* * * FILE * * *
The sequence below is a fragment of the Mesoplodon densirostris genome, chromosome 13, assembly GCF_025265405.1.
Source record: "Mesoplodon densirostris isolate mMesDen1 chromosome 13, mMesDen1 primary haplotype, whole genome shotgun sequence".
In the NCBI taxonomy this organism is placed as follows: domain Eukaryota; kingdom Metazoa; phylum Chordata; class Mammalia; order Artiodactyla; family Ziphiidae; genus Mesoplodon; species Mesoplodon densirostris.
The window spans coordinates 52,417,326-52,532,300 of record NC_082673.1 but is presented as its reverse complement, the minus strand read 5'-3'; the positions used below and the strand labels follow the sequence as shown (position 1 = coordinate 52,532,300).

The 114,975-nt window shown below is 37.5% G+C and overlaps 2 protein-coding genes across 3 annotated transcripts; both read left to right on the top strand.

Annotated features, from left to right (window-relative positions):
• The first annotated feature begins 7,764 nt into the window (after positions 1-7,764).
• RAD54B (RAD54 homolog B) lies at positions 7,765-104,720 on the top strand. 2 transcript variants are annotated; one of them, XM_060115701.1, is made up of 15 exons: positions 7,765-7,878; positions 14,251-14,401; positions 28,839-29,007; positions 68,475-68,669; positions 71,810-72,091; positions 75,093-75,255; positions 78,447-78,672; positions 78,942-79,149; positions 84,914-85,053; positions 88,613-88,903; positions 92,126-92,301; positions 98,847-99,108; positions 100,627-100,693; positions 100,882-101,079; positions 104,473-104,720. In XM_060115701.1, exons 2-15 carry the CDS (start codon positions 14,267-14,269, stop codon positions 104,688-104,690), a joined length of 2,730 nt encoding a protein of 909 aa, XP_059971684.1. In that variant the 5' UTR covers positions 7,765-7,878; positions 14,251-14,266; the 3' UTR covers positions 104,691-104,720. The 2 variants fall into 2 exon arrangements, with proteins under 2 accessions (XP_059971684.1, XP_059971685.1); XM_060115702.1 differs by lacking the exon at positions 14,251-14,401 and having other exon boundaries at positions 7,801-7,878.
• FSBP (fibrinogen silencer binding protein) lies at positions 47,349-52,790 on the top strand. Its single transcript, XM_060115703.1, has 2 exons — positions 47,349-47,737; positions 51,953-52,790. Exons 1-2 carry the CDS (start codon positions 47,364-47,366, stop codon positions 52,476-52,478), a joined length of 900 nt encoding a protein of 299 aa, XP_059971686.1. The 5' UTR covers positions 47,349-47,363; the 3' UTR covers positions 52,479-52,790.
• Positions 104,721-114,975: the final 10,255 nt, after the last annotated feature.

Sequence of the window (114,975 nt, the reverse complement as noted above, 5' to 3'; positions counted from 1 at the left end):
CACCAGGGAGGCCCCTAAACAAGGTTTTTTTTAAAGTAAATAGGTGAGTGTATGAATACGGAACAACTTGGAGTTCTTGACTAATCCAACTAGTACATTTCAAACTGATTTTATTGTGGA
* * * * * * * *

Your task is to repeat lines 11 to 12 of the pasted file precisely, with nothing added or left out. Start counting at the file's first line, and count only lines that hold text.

Sequence of the window (114,975 nt, the reverse complement as noted above, 5' to 3'; positions counted from 1 at the left end):
CACCAGGGAGGCCCCTAAACAAGGTTTTTTTTAAAGTAAATAGGTGAGTGTATGAATACGGAACAACTTGGAGTTCTTGACTAATCCAACTAGTACATTTCAAACTGATTTTATTGTGGA